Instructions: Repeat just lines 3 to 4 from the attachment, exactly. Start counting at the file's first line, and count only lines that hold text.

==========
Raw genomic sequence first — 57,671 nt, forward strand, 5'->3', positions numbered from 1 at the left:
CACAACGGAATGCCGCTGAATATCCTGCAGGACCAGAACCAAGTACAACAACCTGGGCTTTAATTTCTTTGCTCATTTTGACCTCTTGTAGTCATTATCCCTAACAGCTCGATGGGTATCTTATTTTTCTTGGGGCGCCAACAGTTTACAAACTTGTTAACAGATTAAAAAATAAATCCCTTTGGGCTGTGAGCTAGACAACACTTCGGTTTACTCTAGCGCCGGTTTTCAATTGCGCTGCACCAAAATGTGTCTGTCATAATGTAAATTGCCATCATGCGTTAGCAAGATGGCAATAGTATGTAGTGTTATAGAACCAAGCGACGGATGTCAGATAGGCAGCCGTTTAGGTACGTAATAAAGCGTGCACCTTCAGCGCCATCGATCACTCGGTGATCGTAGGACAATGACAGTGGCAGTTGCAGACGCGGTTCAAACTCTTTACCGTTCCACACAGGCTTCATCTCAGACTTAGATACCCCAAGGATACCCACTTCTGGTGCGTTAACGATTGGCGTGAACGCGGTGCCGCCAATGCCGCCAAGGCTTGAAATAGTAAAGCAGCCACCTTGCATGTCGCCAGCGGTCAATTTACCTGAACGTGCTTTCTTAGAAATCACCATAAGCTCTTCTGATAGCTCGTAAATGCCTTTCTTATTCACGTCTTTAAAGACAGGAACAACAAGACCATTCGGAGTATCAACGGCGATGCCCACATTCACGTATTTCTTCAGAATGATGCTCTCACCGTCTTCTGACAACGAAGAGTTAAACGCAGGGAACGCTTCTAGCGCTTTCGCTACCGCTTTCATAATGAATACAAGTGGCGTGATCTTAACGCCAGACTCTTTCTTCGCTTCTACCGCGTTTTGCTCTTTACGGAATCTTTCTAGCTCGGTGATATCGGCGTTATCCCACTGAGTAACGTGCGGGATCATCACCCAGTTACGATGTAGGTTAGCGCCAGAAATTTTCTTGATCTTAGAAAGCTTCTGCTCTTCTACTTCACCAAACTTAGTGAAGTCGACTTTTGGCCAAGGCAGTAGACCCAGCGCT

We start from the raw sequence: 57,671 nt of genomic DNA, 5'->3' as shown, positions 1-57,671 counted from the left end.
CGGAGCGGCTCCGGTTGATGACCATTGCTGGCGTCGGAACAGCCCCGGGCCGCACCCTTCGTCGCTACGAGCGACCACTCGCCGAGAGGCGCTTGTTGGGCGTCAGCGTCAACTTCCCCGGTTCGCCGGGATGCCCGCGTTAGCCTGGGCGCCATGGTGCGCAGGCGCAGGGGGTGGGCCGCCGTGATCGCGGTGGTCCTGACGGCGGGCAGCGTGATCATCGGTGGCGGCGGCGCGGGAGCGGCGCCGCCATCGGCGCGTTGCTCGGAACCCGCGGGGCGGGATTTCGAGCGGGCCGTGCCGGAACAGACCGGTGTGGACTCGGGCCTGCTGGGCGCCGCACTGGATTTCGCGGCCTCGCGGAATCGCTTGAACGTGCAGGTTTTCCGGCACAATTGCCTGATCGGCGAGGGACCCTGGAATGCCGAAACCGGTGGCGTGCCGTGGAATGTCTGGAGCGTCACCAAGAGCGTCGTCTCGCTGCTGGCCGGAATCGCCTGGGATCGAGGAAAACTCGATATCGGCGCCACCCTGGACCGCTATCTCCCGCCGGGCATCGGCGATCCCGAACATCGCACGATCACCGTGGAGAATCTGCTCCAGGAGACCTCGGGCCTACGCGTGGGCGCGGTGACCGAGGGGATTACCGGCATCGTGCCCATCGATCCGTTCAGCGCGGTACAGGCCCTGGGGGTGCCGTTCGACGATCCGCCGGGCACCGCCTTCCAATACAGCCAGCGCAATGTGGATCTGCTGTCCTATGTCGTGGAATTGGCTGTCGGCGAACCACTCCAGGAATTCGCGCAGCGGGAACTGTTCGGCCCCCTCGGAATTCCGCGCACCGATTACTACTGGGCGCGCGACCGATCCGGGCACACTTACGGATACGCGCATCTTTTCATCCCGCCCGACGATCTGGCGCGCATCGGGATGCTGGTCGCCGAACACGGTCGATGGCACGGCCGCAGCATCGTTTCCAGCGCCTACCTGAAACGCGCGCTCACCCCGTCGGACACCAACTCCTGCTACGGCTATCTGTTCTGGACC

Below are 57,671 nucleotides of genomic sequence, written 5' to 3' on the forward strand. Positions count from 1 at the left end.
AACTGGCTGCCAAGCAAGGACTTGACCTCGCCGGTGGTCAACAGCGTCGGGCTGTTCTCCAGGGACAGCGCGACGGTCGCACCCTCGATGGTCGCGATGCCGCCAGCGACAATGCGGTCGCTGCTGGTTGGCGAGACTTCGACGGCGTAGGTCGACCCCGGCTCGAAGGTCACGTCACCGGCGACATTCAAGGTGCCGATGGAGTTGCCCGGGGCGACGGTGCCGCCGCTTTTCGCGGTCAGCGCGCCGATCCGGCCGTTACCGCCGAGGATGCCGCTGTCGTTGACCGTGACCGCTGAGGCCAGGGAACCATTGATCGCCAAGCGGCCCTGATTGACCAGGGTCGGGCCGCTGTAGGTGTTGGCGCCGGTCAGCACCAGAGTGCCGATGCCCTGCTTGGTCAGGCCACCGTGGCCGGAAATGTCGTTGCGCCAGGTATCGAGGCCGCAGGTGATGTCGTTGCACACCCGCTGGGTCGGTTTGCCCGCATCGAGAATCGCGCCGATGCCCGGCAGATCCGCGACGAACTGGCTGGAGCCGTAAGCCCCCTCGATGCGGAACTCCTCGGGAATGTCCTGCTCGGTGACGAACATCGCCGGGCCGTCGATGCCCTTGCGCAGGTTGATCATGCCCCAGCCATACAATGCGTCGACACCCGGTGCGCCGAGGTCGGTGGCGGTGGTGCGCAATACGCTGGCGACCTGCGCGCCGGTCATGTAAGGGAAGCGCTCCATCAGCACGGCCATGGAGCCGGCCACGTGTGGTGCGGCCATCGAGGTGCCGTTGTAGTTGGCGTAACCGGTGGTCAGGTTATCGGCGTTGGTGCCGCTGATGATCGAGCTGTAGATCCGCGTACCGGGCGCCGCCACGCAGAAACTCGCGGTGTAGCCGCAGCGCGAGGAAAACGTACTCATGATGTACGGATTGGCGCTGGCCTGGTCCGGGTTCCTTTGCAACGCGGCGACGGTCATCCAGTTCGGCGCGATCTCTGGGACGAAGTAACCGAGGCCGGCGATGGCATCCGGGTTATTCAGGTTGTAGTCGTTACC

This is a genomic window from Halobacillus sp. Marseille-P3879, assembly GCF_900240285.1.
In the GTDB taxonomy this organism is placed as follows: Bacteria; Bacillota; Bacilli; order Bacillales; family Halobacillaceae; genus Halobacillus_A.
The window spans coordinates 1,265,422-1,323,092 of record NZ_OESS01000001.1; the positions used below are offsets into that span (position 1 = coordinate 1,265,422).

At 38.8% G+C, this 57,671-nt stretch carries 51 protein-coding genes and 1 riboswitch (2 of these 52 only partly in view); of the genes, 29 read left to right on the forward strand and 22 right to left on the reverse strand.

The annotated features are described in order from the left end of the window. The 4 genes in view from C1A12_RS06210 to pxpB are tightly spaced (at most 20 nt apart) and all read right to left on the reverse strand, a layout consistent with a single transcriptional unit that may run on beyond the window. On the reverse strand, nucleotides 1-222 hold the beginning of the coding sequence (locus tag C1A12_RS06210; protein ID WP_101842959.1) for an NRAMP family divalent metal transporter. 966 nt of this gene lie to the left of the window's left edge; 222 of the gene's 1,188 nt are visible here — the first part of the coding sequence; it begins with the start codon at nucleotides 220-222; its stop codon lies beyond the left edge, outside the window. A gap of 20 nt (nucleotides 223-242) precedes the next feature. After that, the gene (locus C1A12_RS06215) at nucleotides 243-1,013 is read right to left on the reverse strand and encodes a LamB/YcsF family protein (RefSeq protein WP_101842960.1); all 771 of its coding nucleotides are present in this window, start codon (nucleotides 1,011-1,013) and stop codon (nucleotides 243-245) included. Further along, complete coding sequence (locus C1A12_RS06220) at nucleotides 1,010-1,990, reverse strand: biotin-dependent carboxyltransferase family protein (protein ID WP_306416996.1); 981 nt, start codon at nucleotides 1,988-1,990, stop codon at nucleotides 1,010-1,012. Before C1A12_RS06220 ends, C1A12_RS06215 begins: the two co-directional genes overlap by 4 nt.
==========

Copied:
We start from the raw sequence: 57,671 nt of genomic DNA, 5'->3' as shown, positions 1-57,671 counted from the left end.
CGGAGCGGCTCCGGTTGATGACCATTGCTGGCGTCGGAACAGCCCCGGGCCGCACCCTTCGTCGCTACGAGCGACCACTCGCCGAGAGGCGCTTGTTGGGCGTCAGCGTCAACTTCCCCGGTTCGCCGGGATGCCCGCGTTAGCCTGGGCGCCATGGTGCGCAGGCGCAGGGGGTGGGCCGCCGTGATCGCGGTGGTCCTGACGGCGGGCAGCGTGATCATCGGTGGCGGCGGCGCGGGAGCGGCGCCGCCATCGGCGCGTTGCTCGGAACCCGCGGGGCGGGATTTCGAGCGGGCCGTGCCGGAACAGACCGGTGTGGACTCGGGCCTGCTGGGCGCCGCACTGGATTTCGCGGCCTCGCGGAATCGCTTGAACGTGCAGGTTTTCCGGCACAATTGCCTGATCGGCGAGGGACCCTGGAATGCCGAAACCGGTGGCGTGCCGTGGAATGTCTGGAGCGTCACCAAGAGCGTCGTCTCGCTGCTGGCCGGAATCGCCTGGGATCGAGGAAAACTCGATATCGGCGCCACCCTGGACCGCTATCTCCCGCCGGGCATCGGCGATCCCGAACATCGCACGATCACCGTGGAGAATCTGCTCCAGGAGACCTCGGGCCTACGCGTGGGCGCGGTGACCGAGGGGATTACCGGCATCGTGCCCATCGATCCGTTCAGCGCGGTACAGGCCCTGGGGGTGCCGTTCGACGATCCGCCGGGCACCGCCTTCCAATACAGCCAGCGCAATGTGGATCTGCTGTCCTATGTCGTGGAATTGGCTGTCGGCGAACCACTCCAGGAATTCGCGCAGCGGGAACTGTTCGGCCCCCTCGGAATTCCGCGCACCGATTACTACTGGGCGCGCGACCGATCCGGGCACACTTACGGATACGCGCATCTTTTCATCCCGCCCGACGATCTGGCGCGCATCGGGATGCTGGTCGCCGAACACGGTCGATGGCACGGCCGCAGCATCGTTTCCAGCGCCTACCTGAAACGCGCGCTCACCCCGTCGGACACCAACTCCTGCTACGGCTATCTGTTCTGGACC